Nicolás Mariscal, member of the Advisor board and chairman of Grupo Marhnos in Mexico City: The 1 percent growth of the Mexican economy in the first quarter is good news. Nevertheless, comparing our economy with the rest of Latin America gives us a better perspective on our performance. As economist Enrique Quintana recently noted, Latin America’s GDP during 2020 and 2021 had an average drop of 0.6 percent. The Mexican economy’s contraction in the same period was 3.8 percent. Growth is very positive, but we need a higher rebound. I’ll mention three public policies that foster economic development. The first is the rule of law. Businesses invest where legislation is clear and enforced. This aspect is crucial as the private initiative makes 86 percent of total investments in the country, and the public sector makes the remaining 14 percent. The second public policy is boosting clean energy. The European Union and the United States will start to require renewable energy supply chains, and businesses are adopting ESG metrics that will demand the same. And third, we need more infrastructure, as it connects people, brings markets and promotes opportunities. According to a study by PricewaterhouseCoopers, Mexico will be among the seven biggest economies by 2050. I have no doubt that we will rise to the challenges and prove the study right.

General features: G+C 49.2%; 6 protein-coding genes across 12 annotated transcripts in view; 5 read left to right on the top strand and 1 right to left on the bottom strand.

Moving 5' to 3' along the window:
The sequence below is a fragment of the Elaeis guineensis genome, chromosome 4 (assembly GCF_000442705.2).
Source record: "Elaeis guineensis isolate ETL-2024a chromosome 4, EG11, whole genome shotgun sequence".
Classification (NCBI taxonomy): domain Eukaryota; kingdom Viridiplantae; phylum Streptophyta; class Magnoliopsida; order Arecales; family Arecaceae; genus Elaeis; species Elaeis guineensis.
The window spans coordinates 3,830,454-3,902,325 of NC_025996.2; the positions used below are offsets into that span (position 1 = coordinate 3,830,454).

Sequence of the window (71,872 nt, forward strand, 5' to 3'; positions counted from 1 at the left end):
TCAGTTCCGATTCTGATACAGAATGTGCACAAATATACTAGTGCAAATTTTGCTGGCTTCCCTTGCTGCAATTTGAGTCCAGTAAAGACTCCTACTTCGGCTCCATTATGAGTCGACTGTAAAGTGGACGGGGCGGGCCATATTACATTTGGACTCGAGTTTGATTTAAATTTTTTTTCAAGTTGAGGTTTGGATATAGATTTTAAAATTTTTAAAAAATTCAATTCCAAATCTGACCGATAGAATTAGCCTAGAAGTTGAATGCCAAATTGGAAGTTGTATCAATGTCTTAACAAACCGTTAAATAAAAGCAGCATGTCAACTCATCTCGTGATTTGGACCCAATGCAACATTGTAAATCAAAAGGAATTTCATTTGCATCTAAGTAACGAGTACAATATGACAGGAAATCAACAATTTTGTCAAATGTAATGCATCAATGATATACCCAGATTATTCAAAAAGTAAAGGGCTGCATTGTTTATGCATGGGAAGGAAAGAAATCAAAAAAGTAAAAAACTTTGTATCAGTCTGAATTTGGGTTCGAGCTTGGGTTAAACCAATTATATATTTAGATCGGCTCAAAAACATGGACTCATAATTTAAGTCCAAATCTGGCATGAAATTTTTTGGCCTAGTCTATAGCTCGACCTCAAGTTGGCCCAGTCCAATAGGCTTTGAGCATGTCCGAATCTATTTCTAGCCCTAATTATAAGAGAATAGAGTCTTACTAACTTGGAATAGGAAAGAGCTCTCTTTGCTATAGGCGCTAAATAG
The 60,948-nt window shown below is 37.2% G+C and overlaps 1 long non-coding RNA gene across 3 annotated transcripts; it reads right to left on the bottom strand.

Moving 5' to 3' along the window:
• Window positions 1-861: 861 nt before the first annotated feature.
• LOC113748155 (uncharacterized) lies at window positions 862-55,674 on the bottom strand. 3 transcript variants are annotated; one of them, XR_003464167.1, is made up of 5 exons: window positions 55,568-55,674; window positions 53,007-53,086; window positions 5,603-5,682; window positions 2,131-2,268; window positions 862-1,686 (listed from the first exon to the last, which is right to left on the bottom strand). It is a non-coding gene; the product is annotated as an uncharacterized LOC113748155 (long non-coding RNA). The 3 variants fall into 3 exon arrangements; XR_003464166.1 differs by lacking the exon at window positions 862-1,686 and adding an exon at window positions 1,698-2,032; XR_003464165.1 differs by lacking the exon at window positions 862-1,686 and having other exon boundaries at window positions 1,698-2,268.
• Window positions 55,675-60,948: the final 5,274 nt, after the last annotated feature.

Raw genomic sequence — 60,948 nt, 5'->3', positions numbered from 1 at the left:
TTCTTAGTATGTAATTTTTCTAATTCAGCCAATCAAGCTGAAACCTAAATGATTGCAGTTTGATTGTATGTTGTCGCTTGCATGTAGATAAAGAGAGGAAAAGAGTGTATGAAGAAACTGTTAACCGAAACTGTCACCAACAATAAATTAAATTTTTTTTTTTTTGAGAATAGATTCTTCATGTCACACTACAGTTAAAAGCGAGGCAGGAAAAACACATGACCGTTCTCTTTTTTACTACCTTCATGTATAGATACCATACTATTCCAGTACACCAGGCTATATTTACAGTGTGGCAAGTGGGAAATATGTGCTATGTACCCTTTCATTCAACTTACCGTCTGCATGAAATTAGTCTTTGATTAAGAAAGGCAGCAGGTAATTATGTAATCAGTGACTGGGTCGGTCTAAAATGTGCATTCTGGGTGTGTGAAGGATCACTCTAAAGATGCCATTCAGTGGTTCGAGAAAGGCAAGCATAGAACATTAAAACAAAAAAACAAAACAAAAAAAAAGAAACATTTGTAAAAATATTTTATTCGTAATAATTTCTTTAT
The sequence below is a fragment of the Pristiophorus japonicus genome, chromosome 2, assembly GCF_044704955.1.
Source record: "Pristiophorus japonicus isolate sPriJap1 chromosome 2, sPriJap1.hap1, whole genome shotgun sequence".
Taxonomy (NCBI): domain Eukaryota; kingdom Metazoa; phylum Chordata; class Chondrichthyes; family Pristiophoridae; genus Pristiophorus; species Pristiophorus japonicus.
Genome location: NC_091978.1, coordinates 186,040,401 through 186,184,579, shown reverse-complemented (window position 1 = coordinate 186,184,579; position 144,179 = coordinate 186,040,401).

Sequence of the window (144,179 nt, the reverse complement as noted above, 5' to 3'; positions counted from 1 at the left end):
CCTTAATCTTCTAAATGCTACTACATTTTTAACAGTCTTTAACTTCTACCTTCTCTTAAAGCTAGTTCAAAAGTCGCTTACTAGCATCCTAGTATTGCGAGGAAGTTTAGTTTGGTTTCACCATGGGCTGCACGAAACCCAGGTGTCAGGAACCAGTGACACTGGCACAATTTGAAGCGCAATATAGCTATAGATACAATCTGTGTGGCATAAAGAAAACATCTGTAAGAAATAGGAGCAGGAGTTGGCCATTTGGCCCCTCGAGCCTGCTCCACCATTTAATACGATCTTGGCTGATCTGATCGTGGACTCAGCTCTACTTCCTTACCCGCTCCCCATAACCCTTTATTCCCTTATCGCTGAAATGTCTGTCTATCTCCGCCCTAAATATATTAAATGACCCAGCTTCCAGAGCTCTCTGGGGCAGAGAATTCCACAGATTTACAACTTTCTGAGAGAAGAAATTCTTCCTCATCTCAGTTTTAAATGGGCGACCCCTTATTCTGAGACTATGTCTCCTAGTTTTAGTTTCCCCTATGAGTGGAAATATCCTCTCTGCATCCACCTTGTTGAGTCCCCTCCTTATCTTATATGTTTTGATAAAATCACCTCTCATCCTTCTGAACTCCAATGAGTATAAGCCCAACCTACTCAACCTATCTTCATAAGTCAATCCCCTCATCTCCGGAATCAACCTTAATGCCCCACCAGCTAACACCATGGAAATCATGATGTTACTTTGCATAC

Carlos Petersen, senior analyst for Latin America at the Eurasia Group: Mexico is in an interesting position regarding its growth prospects. On the one hand, there are some positive tailwinds that could help boost economic growth. Mexico could benefit from higher commodity prices and the overall perception that Latin America is one of the only regions that could benefit from the current environment. More importantly, the growing tensions between the United States and China, the zero-Covid policies of the Asian country and the overall trend of strengthening value chains closer to its end markets are accelerating nearshoring tendencies that have been discussed for some years now. Being so interconnected to the U.S. economy and having the USMCA as a legal and trade framework that provides some guarantees to investments in the country will certainly help boost foreign direct investment and foster economic growth. However, not everything is positive. The same reliance on the U.S. economy represents a risk given the prospects of a recession that would significantly hurt Mexico’s growth. Moreover, domestic policy will continue to represent a hand brake to growth. The nationalistic policies that President López Obrador has implemented in the energy sector, his continuous decisions that hurt business confidence and a lack of investment by the public sector, as well as a lack of incentives that would boost private sector investment, represent major challenges that will not improve at least until the end of this administration. Taking advantage of the tectonic shifts that the war in Europe has caused, as well as the growing decoupling between the United States and China, should lead to big opportunities to boost growth. However, it is far from clear that policy will move in that direction.